Two Poems by Laura Stringfellow


for Virgina Petty

When her mother died, she painted
the walls blue and green, colors
that are supposed to liquify
death like the sea.

Up close, they are brush strokes,
a delirious combination of tints.
At a distance, one recognizes
these vertical and horizontal lines—

One wall is a sea,
another a mountain and a lake—
All are surrounded by a splashing,
furious display of grass.

I tell her it is beautiful,
but she laughs in the way
that women will when
they disbelieve their own talent.

I believe, though,
that it would be enough
to lie here on the porch
in my godmother’s hammock,

watching the snowy egret
on one side, and the creation
of her hands on the other,
with all the waters stretched out around me.


Lately, I have thought
of the death of poetry.
The books lean left,
irregular, into the folded
spine of shelf.

I think of the night,
how the hard eye of the sun
gradually closes,

what the stars must see
with their enormous eyes,
the way birds touch their feet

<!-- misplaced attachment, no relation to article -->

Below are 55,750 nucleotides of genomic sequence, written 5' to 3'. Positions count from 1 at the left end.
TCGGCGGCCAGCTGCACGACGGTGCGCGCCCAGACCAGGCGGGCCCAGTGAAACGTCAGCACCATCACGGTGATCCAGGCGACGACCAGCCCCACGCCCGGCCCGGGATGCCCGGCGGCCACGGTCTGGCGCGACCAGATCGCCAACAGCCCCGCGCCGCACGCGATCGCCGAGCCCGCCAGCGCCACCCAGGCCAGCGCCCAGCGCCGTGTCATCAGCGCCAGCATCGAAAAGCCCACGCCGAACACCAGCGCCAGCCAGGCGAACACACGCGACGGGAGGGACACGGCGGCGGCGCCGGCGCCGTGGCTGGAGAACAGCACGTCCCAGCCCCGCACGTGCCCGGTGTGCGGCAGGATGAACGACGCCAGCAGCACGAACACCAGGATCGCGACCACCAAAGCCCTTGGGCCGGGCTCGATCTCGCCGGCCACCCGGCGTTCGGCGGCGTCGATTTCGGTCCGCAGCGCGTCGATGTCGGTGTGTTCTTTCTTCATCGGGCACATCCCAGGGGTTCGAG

to the ground after flight.

I know that I could live
for these two things—
bleeding horizon,
and the sudden blooming of birds,

breathing the pink of dusk
into my body, feeling the warm
wings of birds on my veined hand.


Laura Stringfellow writes both verse and prose poetry and holds an MFA in Creative Writing. Recent publications have appeared, or are forthcoming, in various journals including Amethyst ReviewDéraciné, Eunoia Review, and Muddy River Poetry Review. She is from the very humid Southern US and enjoys strolling beneath the oak trees when it’s not too hot.

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